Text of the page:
Q: The other thing about Phoenix is it’s a melting pot. It’s good living here besides the summer when it’s hot as hell. You can stay out of trouble because it’s so spread out but everybody comes here from somewhere else. Me personally, I’ve been here for a while and I’ve only met a handful of people that are actually from Phoenix. So everybody brings their own personal flavor of music here. Most of the artists out here who I’ve heard of are not from Phoenix. We got that combined with everybody seeming to want to make that current hit record. It just sounds like somebody that’s already out. It seems like the people don’t comprehend the fact that Drake is signed already. If you’re making a record that sounds like Drake you’re probably not going to get any attention because they already have the real Drake.
TRHH: What inspired you to write ‘Purple Lights’?
G: We wanted to do a record that would be a little different than everything else on the album. We wanted to make a celebratory record about working hard. In the video we have a body builder, but if you’re body builder, working out, or a football player when you do that last rep, that feeling that you have like, man I worked hard and I’m about to go and prove to the world why I should have this opportunity or why I should be here. That was the inspiration for ‘Purple Lights’. It’s not a bragging song but a “watch me work” type of record.
Q: The song title is interesting. Greg sees music in colors. So once the beat was done I asked him what color it was and he said purple. He named it ‘Purple Lights’.
TRHH: That’s interesting. I remember when Kanye first came out he was on MTV and said he saw music in colors. I can’t even comprehend what that’s like.
G: It’s crazy man because for me I hear a record and it makes me feel the way I feel when I look at a color. Red records are club/hype/super crazy records. Blue records are crisp or Outkast type of records. Purple records just have a different feel to them.
TRHH: What are your goals in the music industry?
G: Long-term goals are to be as big as Kanye and Jay-Z are but do it independent. I feel like the way the game is going it’s more important to be independent than signed to a label. You get signed to a label you’ll be famous and broke. If you do it independent you might have a little money but nobody will know you. I’d rather have my sanity and the control to do what I want and still be eating. Short-term wise I do wanna go gold. Going gold independent would be one hell of an accomplishment.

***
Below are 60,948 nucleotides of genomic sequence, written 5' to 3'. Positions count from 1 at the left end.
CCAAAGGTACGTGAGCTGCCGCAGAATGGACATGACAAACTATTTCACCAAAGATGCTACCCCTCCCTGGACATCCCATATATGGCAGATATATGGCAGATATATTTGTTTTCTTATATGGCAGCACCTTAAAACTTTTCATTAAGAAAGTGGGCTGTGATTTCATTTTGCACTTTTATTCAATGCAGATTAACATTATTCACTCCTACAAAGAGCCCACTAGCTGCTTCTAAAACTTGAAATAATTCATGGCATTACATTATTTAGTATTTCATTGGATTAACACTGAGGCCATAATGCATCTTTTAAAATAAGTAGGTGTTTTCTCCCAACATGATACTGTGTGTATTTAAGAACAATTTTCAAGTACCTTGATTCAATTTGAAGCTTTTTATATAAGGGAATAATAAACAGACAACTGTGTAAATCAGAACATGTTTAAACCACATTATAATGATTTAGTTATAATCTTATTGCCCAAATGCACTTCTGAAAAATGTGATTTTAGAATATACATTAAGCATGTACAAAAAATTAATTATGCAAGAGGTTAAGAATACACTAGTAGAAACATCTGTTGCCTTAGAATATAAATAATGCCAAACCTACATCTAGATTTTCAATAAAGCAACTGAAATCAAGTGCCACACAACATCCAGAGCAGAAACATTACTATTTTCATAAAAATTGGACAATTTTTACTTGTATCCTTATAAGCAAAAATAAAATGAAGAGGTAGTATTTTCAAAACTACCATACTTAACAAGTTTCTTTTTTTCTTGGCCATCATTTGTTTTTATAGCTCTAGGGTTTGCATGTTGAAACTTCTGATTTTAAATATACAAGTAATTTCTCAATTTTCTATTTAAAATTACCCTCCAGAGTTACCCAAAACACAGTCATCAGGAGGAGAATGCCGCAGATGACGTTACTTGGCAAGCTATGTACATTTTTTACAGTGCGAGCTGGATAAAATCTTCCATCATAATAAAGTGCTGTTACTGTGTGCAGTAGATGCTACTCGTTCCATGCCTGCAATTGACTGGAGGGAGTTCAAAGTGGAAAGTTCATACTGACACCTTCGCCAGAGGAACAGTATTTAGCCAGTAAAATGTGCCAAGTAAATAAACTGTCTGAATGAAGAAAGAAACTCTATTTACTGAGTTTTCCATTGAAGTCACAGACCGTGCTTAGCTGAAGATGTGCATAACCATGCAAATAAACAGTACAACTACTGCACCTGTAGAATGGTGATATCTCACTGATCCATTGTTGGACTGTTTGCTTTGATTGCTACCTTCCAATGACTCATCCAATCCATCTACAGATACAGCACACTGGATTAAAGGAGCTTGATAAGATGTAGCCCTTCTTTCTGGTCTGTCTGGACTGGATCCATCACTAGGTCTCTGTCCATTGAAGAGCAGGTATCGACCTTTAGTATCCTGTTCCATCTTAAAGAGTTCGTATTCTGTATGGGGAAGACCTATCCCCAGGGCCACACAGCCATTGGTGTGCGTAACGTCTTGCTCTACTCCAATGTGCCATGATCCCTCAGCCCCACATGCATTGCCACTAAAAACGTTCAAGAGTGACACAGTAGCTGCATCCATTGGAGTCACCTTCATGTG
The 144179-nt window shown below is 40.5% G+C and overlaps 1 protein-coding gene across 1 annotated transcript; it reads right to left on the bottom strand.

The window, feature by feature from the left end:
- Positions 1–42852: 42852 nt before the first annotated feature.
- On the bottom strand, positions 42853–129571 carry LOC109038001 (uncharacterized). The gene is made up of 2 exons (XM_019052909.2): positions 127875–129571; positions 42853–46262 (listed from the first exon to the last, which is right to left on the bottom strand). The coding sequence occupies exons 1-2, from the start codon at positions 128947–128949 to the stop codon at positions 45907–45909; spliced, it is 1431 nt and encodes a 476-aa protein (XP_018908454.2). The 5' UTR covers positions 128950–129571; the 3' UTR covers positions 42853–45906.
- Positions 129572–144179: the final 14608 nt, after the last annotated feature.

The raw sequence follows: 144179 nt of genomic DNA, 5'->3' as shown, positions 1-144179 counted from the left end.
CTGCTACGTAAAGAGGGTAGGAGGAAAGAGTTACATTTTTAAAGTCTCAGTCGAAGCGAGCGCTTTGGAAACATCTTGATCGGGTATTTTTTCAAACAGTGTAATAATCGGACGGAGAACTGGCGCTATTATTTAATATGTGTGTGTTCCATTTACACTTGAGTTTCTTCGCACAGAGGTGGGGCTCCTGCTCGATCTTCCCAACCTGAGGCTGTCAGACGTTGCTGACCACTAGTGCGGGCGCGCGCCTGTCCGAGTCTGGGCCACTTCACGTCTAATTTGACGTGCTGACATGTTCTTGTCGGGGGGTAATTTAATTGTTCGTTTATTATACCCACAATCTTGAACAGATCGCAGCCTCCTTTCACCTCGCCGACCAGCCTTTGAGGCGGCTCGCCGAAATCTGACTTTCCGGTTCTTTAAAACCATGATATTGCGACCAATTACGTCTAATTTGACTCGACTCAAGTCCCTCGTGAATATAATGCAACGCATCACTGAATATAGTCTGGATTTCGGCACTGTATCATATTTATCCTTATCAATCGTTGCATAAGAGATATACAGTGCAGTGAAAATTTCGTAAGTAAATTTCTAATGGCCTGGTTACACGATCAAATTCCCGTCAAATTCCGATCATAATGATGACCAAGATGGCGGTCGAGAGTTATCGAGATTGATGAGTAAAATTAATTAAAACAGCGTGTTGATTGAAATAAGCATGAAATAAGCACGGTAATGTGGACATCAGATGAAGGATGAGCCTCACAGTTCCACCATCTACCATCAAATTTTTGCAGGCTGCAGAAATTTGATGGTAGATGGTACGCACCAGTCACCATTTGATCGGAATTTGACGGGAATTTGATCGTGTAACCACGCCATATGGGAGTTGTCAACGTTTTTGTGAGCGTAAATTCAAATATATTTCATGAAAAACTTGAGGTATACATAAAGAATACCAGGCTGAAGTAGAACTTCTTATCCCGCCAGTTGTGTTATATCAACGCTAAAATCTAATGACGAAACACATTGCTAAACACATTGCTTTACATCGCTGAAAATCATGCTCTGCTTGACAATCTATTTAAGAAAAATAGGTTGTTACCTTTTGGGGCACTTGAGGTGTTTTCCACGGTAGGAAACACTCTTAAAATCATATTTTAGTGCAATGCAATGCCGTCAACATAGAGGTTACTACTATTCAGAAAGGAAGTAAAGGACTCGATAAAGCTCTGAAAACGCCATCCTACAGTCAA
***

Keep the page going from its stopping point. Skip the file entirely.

Q: I agree with what he said. The goal is to make an impact on the industry, make our little mark in Hip-Hop. It’s something I’ve never really thought about before to be able to do something that I love and has always been a part of my life, to have our own page in that book. And definitely being able to support ourselves and our families doing something we love.
G: Culturally, we don’t want to be culture warriors but we want to make good music that will impact people and change lives. I think Big Boi was saying fans come to him and say, “That one record you had really changed my life and helped me get through things.” That means something to me and us as artists. To make the kind of music that people listen to and it means something. They can learn from it or and I can teach somebody with it. In addition to the monetary things and notoriety you also want to make an impact on someone’s life.
TRHH: What’s next up for you guys?
G: Man what don’t we got coming up? The main thing that we’re working on right now is this new EP, Dancin’ Candy. It’s going to be more up-tempo records than what you heard on the Rebel EP but not anything that’ll take us out of our lane. It’s still in our lane but the records are more up-tempo. That’s in the immediate future but we’re also going to release a follow-up to that as well as a complete album. The single should be out by the end of the year and the EP will drop at the beginning of next year.
Download: Full Rebel Jacket – The Rebel EP